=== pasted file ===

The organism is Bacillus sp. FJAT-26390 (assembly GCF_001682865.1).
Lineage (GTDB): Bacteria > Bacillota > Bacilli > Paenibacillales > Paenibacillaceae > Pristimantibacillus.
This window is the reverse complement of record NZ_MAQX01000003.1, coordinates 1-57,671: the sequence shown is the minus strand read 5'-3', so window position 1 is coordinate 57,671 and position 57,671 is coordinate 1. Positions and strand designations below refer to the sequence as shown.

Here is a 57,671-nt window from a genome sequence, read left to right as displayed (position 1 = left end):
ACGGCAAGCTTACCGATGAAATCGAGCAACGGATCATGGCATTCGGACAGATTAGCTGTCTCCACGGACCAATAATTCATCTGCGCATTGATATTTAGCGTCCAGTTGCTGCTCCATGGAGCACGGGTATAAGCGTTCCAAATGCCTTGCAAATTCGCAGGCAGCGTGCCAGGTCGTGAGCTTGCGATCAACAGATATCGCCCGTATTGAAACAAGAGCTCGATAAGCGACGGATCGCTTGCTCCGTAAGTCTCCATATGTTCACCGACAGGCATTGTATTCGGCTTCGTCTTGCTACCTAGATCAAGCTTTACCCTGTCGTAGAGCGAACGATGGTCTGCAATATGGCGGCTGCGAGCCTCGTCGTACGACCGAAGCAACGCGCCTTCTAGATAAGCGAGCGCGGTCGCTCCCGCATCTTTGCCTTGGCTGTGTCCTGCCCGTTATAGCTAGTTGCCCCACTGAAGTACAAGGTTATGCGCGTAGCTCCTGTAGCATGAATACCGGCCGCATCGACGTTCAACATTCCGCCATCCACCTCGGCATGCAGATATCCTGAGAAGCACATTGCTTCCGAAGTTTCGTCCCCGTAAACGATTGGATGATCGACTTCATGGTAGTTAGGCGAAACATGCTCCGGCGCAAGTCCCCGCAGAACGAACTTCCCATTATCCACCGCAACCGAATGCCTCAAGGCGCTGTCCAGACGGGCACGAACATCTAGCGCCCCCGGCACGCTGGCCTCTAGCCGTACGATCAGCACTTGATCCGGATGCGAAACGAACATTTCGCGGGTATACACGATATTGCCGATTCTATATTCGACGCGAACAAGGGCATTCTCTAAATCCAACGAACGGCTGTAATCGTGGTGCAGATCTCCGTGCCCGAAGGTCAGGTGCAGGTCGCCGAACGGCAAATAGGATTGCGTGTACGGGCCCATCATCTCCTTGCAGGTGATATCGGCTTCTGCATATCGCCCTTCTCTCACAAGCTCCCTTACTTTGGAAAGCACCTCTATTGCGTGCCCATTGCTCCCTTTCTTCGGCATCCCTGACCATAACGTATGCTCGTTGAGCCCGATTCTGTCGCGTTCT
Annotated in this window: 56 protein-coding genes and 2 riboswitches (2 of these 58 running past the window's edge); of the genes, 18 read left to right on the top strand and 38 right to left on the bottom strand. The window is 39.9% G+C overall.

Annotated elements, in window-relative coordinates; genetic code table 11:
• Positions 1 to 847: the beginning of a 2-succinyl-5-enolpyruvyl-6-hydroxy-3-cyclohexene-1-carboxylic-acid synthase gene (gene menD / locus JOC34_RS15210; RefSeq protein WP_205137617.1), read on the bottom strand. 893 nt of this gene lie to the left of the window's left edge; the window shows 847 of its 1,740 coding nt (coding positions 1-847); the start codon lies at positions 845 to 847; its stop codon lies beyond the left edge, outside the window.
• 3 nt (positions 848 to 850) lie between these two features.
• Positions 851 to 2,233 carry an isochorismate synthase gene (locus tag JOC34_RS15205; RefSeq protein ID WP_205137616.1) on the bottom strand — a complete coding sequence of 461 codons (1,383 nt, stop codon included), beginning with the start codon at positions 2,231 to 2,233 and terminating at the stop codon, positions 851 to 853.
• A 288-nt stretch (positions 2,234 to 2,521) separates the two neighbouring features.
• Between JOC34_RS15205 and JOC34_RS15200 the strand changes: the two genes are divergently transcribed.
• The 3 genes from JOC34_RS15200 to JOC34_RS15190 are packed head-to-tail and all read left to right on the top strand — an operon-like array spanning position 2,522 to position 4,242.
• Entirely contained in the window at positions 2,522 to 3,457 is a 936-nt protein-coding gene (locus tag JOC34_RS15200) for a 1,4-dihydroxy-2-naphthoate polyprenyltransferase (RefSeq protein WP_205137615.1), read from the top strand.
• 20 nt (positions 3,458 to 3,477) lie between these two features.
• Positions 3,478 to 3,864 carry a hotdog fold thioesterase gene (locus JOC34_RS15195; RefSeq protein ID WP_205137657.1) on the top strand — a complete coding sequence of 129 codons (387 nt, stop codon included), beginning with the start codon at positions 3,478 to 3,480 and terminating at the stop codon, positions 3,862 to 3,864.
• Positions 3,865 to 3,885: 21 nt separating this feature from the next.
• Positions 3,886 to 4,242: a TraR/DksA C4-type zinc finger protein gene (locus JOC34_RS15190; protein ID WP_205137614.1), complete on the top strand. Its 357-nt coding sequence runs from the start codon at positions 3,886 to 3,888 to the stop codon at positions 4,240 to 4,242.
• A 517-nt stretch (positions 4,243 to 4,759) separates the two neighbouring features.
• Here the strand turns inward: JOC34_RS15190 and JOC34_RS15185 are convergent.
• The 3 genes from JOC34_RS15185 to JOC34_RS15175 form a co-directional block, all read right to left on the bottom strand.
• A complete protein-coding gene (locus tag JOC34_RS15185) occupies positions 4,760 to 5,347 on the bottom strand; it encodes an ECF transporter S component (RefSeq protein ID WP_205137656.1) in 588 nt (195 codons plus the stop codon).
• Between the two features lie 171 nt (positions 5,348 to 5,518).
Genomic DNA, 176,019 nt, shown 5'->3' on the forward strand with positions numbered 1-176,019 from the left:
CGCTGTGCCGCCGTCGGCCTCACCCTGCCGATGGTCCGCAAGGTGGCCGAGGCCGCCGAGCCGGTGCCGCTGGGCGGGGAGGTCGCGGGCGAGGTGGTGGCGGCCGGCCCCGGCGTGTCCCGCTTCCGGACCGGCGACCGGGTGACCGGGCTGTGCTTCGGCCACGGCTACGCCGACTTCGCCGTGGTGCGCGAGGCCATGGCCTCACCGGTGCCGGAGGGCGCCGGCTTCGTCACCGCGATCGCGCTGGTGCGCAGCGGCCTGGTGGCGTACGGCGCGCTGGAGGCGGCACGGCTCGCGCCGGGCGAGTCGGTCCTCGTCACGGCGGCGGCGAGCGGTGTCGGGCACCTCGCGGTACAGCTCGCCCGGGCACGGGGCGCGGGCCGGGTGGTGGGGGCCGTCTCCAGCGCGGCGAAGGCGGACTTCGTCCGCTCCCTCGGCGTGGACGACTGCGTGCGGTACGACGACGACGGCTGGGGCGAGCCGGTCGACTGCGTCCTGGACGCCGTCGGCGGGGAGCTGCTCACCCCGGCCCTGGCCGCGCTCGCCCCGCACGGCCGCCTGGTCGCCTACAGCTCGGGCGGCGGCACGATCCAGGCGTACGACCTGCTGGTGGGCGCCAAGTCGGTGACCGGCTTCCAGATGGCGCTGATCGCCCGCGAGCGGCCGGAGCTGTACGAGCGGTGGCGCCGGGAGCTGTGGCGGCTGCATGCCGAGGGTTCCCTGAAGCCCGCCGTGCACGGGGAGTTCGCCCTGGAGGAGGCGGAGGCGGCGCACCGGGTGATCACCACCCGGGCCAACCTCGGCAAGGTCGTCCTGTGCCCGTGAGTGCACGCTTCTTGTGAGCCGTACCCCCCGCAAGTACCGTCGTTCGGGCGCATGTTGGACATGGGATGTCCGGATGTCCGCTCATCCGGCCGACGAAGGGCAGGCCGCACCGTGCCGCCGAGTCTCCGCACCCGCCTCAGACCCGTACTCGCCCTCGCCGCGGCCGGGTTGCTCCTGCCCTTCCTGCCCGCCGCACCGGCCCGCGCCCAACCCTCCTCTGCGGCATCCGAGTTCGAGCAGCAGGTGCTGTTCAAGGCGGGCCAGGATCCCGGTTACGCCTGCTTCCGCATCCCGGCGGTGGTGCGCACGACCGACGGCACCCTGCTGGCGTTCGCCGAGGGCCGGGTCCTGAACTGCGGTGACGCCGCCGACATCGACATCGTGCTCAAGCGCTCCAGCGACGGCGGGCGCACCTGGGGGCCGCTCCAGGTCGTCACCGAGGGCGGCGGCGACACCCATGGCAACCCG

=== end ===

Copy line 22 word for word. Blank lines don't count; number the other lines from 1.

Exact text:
• A complete protein-coding gene (locus tag JOC34_RS15185) occupies positions 4,760 to 5,347 on the bottom strand; it encodes an ECF transporter S component (RefSeq protein ID WP_205137656.1) in 588 nt (195 codons plus the stop codon).